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Jeffrey Dvorkin on why Canadian newspapers are suspending print edition deliveries

Jeffrey Dvorkin (Photo by Ken Jones)

The Globe and Mail announced today that it will not publish a print edition on Labour Day Monday.

It's the latest experiment in a trend of reduced delivery models for Canadian newspapers struggling to adapt to new advertising and readership models. As more readers consume their news online, without wishing to pay for it, outlets are scrambling to make up for lost revenue—in sometimes surprising ways.

Jeffrey Dvorkin, a former vice-president of news for National Public Radio and former managing editor with CBC Radio, is lecturer and director of the journalism program at University of Toronto Scarborough and executive director of the News Ombudsman Organization.

On September 19, Dvorkin will speak with John Cook, editor-in-chief of Gawker, at an event organized by the Canadian Journalism Foundation called "Gawking, Gossip and Crowdfunding: Is this the New Journalism?

He spoke with U of T News about the state of the Canadian newspaper industry.

How significant is The Globe’s announcement that it won’t publish a print edition on Labour Day?

This sends a powerful message to readers and advertisers that The Globe has reached a disturbingly low level as it tries to find a way to monetize their product. Readers may accept this as just another sign of decline. Advertisers will look at The Globe much more critically henceforth.

When The National Post stopped printing Monday editions, The Globe launched a campaign saying “News doesn’t stop on Mondays—neither should your newspaper.” How do you think their editorial team might approach the fact they’re having to eat their words?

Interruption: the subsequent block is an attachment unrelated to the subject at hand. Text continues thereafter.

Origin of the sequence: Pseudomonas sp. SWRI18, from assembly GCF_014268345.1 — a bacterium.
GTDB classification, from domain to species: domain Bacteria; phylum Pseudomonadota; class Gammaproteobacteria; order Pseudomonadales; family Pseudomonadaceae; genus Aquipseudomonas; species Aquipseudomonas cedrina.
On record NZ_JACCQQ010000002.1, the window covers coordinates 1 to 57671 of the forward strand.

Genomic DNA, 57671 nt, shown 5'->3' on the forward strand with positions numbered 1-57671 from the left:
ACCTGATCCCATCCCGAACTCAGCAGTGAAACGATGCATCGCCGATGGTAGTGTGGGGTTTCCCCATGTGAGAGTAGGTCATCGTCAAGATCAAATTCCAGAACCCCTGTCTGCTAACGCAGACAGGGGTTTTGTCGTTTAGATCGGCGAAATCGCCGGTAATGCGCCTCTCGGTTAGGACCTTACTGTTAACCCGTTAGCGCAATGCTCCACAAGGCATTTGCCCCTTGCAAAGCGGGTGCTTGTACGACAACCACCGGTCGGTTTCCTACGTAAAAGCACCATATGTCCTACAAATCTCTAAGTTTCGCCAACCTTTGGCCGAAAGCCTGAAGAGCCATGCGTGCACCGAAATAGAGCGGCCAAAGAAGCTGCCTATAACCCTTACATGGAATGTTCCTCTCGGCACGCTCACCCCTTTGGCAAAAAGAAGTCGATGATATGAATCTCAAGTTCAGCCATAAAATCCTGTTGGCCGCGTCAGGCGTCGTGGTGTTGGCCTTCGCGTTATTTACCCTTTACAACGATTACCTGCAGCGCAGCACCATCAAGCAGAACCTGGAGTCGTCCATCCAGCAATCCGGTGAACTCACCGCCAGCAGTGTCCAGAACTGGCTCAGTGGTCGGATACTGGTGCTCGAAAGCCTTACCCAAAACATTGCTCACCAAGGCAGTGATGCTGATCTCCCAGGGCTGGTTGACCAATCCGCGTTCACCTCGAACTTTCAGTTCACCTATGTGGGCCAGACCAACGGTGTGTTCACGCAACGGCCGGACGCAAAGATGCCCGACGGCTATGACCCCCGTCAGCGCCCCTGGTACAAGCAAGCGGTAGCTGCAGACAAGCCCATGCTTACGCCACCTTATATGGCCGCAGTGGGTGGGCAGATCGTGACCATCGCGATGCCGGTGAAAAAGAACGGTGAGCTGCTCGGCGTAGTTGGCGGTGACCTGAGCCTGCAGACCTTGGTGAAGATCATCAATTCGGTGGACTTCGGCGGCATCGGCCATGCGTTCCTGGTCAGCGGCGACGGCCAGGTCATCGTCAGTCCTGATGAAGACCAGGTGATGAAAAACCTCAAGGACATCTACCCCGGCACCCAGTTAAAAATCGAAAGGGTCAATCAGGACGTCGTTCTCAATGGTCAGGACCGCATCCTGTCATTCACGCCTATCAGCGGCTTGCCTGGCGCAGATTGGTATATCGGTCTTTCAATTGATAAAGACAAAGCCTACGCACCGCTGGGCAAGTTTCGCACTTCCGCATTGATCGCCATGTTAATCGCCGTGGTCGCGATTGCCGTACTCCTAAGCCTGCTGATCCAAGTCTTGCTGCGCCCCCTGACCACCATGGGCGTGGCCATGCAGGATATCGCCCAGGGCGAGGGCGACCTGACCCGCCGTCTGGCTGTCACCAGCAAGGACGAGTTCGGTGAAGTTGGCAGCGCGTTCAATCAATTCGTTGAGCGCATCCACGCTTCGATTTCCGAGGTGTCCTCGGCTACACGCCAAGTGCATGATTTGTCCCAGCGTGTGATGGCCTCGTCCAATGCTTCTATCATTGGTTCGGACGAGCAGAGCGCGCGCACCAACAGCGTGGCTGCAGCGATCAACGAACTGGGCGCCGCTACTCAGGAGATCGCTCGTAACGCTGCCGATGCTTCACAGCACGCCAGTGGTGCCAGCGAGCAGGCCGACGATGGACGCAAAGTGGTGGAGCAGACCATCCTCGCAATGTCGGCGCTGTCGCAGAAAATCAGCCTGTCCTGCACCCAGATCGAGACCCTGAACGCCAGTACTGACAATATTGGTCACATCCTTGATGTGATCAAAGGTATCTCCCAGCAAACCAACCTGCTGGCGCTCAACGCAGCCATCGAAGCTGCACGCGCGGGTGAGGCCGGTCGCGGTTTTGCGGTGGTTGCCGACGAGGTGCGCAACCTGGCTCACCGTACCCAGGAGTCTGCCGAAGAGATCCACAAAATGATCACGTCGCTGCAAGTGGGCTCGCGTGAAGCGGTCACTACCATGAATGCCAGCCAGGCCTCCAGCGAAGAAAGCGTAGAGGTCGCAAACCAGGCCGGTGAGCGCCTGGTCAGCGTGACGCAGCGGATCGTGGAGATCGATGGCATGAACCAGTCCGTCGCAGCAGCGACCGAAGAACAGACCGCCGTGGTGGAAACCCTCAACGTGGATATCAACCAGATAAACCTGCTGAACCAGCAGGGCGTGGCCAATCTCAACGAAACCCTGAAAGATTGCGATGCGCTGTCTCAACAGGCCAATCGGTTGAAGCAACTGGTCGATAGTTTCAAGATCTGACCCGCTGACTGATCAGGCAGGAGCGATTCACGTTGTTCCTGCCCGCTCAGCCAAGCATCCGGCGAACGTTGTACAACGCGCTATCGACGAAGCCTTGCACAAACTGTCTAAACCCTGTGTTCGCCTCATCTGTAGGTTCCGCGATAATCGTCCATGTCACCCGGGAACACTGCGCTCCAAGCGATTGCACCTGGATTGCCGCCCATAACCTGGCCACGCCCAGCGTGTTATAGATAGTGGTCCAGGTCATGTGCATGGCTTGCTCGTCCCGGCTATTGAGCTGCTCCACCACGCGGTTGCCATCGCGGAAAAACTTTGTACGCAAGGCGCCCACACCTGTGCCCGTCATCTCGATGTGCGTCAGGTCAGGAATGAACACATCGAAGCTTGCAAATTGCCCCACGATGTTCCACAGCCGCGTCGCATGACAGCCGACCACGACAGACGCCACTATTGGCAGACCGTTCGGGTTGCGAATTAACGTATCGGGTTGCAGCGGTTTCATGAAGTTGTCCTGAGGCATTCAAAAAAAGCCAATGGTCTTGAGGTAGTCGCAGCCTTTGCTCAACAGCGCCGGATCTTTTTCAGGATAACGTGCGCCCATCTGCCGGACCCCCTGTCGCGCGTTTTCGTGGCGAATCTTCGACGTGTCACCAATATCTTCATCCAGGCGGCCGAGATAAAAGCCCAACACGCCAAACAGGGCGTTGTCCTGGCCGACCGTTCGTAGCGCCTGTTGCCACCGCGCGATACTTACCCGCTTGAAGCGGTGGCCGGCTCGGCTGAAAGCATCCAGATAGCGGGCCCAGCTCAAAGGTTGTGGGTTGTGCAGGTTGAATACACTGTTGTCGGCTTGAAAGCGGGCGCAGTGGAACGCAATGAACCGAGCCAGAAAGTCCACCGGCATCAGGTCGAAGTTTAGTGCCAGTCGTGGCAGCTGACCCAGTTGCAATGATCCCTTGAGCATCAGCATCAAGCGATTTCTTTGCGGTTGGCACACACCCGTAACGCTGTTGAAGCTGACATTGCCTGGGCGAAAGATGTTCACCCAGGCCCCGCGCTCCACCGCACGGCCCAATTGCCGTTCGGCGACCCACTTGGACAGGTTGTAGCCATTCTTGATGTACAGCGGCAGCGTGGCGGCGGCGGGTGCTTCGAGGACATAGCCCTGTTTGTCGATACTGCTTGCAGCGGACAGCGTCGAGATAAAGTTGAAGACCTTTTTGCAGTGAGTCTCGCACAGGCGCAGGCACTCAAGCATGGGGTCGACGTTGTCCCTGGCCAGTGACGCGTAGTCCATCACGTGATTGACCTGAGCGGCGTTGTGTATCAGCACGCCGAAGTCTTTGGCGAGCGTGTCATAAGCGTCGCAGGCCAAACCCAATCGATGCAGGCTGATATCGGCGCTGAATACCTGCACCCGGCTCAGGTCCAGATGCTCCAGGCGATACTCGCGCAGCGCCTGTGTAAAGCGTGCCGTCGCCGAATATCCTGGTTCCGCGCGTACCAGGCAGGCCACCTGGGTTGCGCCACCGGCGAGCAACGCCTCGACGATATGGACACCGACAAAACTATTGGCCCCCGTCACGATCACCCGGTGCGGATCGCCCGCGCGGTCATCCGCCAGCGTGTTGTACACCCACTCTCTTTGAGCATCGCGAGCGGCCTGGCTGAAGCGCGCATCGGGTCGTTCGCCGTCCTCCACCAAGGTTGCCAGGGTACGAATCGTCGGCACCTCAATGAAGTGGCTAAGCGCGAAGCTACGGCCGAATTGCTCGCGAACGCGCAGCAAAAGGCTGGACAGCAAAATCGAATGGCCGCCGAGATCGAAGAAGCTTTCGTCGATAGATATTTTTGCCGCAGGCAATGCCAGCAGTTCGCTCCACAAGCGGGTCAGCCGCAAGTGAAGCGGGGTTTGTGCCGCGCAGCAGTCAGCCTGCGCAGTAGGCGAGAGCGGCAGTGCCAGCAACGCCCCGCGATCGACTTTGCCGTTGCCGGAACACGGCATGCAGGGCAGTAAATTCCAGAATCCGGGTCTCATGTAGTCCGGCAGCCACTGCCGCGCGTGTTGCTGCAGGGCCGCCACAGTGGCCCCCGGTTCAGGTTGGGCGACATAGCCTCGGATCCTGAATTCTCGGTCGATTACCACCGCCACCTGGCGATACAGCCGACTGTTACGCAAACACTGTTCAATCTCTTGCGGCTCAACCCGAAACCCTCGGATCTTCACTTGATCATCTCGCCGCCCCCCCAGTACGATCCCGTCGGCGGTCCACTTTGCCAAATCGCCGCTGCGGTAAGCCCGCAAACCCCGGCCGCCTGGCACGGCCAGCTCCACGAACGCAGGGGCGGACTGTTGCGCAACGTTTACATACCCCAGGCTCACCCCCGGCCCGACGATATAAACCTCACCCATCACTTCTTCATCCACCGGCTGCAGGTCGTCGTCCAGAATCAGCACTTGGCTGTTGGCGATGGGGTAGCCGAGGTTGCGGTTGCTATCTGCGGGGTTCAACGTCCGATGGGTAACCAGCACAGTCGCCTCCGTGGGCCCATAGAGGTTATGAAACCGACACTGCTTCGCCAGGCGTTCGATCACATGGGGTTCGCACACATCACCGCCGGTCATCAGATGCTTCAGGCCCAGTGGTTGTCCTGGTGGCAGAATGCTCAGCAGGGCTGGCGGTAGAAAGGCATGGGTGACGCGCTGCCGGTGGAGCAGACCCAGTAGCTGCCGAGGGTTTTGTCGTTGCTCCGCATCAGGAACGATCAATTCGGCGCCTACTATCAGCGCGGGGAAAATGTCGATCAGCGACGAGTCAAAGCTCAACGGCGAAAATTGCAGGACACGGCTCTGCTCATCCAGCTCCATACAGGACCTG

Media organizations everywhere are having to eat not only their words, but with a large portion of humble pie a la mode. This should cause the editorial team to be rethinking whether the paper's approach to news and features is the right one. The Globe seems to have decided that light features are the way to proceed. Perhaps a re-balancing toward hard news, breaking stories and more contextual journalism is now called for.

The lack of a print edition on Monday is irrelevant to the many readers who consume their news online (either by paying for online subscription or by skirting the paywall). Do you expect to see even fewer print editions in the near future—is this the beginning of a larger trend?

Newspapers are starting to re-think whether a paywall is really the way to go. A number of papers in the U.S. tried a paywall but have dropped it because it may have generated revenue in the short term, but paywalls have not found a larger or a younger readership.

Does it seem to you that anyone is genuinely surprised by this reduction of print editions?

Readers are not surprised, but as I said, advertisers will be concerned. Media commentators (most of whom are online) will see this as a vindication of their digital-first approach.

© University of Toronto Scarborough